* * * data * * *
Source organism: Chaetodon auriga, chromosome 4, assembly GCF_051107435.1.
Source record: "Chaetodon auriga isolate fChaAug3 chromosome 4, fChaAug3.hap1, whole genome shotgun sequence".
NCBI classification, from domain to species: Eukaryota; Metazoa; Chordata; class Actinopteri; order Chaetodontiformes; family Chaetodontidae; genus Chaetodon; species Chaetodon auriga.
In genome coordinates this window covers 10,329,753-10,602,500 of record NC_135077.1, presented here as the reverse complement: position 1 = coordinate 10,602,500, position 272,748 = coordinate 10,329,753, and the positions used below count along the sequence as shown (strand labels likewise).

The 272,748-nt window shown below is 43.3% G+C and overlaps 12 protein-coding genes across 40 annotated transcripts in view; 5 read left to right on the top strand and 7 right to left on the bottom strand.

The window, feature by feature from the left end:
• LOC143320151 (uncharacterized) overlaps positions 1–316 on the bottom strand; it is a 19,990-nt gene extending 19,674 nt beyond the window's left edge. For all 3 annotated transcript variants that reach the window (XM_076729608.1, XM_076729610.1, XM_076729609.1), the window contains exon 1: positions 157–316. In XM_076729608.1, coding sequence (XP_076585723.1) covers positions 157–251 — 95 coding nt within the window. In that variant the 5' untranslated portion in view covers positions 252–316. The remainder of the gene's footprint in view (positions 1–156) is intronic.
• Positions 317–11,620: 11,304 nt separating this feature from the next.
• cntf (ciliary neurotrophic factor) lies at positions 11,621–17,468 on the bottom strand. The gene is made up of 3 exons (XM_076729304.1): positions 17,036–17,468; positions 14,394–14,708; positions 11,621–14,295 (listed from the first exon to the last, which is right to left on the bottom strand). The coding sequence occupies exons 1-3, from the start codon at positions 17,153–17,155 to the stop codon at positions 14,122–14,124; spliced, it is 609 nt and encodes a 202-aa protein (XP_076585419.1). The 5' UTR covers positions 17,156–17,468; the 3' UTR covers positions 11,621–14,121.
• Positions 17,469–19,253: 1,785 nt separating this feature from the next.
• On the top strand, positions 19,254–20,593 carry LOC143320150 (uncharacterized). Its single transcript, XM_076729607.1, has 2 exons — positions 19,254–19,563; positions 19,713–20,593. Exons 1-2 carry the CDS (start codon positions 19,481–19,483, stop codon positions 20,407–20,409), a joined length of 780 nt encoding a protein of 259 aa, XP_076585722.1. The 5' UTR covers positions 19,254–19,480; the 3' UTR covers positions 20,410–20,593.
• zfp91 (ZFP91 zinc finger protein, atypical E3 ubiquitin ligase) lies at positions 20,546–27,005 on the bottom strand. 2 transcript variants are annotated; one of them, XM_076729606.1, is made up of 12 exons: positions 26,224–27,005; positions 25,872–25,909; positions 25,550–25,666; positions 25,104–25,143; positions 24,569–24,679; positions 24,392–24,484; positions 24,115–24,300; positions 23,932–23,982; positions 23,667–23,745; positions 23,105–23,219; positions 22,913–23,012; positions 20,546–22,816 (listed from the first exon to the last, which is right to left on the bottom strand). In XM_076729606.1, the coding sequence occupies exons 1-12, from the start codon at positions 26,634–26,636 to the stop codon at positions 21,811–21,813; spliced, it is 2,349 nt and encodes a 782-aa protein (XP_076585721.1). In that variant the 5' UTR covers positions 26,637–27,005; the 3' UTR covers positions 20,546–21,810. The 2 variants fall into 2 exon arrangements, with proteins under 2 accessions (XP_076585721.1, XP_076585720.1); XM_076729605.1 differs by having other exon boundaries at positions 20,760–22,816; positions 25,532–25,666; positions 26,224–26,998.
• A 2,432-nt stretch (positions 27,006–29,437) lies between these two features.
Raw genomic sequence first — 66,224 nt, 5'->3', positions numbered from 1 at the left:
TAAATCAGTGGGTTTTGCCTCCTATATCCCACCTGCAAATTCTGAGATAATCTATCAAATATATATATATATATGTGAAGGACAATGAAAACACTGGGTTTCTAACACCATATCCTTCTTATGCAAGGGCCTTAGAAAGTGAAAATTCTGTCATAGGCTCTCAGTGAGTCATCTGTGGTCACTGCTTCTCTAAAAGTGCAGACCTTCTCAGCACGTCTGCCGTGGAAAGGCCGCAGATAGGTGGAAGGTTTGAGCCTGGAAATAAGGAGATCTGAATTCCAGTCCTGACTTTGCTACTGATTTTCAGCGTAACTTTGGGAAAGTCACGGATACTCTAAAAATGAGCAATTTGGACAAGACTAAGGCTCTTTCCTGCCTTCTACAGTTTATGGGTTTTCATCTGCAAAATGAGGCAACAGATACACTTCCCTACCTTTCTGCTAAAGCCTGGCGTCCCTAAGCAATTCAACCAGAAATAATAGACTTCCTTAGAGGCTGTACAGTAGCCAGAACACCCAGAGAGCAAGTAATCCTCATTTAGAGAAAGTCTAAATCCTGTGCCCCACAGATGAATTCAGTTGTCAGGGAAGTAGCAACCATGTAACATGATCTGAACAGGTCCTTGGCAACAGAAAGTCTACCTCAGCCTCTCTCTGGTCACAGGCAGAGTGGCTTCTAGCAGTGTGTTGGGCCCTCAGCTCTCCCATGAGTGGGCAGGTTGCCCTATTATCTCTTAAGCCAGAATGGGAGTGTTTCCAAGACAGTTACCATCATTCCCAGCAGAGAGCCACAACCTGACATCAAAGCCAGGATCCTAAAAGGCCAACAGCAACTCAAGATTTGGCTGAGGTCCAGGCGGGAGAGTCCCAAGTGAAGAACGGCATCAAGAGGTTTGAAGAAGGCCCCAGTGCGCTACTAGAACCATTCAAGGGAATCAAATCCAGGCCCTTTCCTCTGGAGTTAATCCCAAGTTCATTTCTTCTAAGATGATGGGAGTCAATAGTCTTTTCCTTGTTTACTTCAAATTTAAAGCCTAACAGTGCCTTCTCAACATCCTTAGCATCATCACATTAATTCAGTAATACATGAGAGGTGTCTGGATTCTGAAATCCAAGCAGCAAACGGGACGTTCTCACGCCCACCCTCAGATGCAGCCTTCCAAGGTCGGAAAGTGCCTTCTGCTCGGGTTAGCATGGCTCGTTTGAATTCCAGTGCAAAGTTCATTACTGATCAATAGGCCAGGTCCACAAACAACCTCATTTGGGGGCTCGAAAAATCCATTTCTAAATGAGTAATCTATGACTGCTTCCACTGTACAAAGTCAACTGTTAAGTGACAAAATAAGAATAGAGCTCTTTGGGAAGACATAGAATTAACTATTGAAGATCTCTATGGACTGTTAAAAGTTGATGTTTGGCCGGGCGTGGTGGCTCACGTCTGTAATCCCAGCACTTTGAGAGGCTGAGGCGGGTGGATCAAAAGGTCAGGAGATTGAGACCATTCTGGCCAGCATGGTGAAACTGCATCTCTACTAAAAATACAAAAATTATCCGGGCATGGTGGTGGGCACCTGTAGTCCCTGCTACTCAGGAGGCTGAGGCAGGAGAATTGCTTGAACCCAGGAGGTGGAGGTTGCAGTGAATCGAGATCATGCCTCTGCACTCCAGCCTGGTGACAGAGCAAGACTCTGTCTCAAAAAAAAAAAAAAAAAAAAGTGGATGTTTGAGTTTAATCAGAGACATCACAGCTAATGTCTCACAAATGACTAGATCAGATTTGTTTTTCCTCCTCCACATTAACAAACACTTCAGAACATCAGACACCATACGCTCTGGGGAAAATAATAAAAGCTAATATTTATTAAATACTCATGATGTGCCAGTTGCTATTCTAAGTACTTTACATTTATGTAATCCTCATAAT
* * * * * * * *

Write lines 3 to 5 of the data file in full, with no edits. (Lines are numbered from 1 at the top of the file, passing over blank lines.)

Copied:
NCBI classification, from domain to species: Eukaryota; Metazoa; Chordata; class Actinopteri; order Chaetodontiformes; family Chaetodontidae; genus Chaetodon; species Chaetodon auriga.
In genome coordinates this window covers 10,329,753-10,602,500 of record NC_135077.1, presented here as the reverse complement: position 1 = coordinate 10,602,500, position 272,748 = coordinate 10,329,753, and the positions used below count along the sequence as shown (strand labels likewise).

The 272,748-nt window shown below is 43.3% G+C and overlaps 12 protein-coding genes across 40 annotated transcripts in view; 5 read left to right on the top strand and 7 right to left on the bottom strand.